Monthly Archives: January 2015

Buttermilk Bread

Buttermilk_bread

 

I have been down and out for over a week with the flu. My husband succumbed a few days after I did so thanks to our good neighbors they made sure the livestock was taken care of. I must say if I have to be sick I am grateful for our view. The piglets were very entertaining to watch while they were busy at turning over the garden!

PIglets
Saturday, I had rallied back enough to make bread and yogurt for the upcoming work week. This recipe comes from an old Good Housekeeping cookbook and makes a good sandwich bread as it is heavy enough to stand up to thin slicing which is how we prefer our bread cut.

buttermilk_bread2

 

The only changes I made was to use buttermilk instead of whole milk and to make half of the dough into a loaf and the other half into dinner rolls. I just take half of the dough and divide it into 10 sections or so. Roll into balls, they do not have to be perfect, and place in a greased cake pan. Bake along with the loaf but keep an eye on them as they may get done sooner.

Buttermilk Bread
 
Tangy, chewy buttermilk bread. Slices great for sandwiches or warm with butter.
Author:
Serves: 2 loaves
Ingredients
  • ¼ cup sugar
  • 1 tablespoon salt
  • 2 packages active dry yeast
  • 8 cups all-purpose flour
  • 2¾ cup milk (I used buttermilk)
  • 4 tablespoons butter
Instructions
  1. Combine sugar, salt, yeast and 3 cups of flour in large bowl. Over low heat, warm milk and butter until warm (120-130F.)
  2. Using a mixer at low speed, slowly add the heated milk mixture to flour mix until blended. Increase speed to medium and beat 2 minutes. Gradually add 1½ cups of flour, beat 2 more minutes. With a spoon, add in 4 cups of flour and blend.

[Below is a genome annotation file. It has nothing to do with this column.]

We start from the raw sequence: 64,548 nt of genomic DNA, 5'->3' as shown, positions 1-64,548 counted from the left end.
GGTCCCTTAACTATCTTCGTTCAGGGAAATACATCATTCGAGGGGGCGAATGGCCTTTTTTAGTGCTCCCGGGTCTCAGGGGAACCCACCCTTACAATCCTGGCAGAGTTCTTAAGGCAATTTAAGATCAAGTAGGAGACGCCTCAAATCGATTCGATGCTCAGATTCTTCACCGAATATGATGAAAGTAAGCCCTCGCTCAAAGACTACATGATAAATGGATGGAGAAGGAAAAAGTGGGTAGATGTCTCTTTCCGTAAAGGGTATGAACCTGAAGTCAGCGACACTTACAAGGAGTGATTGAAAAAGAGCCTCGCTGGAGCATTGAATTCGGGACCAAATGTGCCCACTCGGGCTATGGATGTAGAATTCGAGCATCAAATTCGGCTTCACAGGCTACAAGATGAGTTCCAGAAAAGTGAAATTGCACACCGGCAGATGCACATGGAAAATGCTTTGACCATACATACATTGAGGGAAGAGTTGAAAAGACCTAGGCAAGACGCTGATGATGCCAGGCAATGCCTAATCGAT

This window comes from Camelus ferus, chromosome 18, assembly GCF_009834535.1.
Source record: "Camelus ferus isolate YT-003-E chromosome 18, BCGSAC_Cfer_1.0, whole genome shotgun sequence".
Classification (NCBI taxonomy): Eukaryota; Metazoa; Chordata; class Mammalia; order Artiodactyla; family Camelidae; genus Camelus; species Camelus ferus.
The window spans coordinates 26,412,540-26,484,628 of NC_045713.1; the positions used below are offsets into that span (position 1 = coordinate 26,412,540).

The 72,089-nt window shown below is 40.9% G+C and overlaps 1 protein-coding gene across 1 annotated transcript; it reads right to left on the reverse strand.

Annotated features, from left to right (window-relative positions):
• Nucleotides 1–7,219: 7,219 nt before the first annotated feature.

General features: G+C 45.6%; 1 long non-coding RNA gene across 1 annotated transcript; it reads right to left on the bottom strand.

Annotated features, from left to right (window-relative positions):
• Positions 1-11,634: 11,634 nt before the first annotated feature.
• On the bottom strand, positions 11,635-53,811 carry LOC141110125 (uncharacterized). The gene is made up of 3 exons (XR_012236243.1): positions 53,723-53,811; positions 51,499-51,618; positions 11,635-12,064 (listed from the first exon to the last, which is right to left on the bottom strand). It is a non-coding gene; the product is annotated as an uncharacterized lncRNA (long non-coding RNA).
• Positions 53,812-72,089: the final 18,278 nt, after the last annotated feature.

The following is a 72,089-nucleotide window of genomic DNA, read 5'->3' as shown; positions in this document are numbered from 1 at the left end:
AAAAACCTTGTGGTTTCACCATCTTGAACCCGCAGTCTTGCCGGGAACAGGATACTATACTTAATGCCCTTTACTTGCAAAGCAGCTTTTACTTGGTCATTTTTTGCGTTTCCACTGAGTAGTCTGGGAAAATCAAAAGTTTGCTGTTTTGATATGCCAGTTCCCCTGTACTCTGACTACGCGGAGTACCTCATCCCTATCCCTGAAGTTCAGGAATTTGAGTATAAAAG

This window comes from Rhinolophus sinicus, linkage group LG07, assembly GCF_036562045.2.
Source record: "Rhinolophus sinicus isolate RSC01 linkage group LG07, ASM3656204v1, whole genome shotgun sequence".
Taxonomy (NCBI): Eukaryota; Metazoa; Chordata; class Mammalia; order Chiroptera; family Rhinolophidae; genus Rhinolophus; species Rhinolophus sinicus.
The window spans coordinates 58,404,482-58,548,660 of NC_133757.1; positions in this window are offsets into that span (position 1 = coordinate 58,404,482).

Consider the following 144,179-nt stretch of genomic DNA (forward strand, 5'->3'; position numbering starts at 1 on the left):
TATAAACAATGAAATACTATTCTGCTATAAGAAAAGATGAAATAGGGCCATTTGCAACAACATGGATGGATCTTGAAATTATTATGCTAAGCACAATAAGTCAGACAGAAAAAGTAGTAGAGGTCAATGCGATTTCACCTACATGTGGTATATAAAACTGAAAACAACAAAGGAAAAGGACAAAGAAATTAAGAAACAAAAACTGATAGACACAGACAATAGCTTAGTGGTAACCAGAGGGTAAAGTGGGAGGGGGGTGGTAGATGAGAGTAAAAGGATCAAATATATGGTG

3. Turn dough out onto a floured surface and knead until smooth, about 10 minutes or so. (Mine never got totally smooth but I just went with it after 10 minutes and it was fine), Work in up to a ¼ cup more flour if needed while kneading.
  4. Smooth dough into a ball and place in a well greased bowl, turning the dough around to grease all of it's surface. Cover and place in a warm area until doubled. Takes about an hour. (I turn my oven on it's lowest setting, 170F. for about 10 minutes while I am mixing the dough. Then I turn it off and place the dough in it to rise).
  5. After the rise, punch the dough down. Place on lightly floured surface, cut in half and let rest for about 15 minutes. Shape each half into a loaf and place into a greased loaf pan. Cover, let rise again until about doubled.
  6. Heat oven to 400F. At this point, you can melt a bit of butter and brush the tops of the loaves. Bake for 30 to 35 minutes or until golden and test done. Remove loaves from pans and cool on wire rack.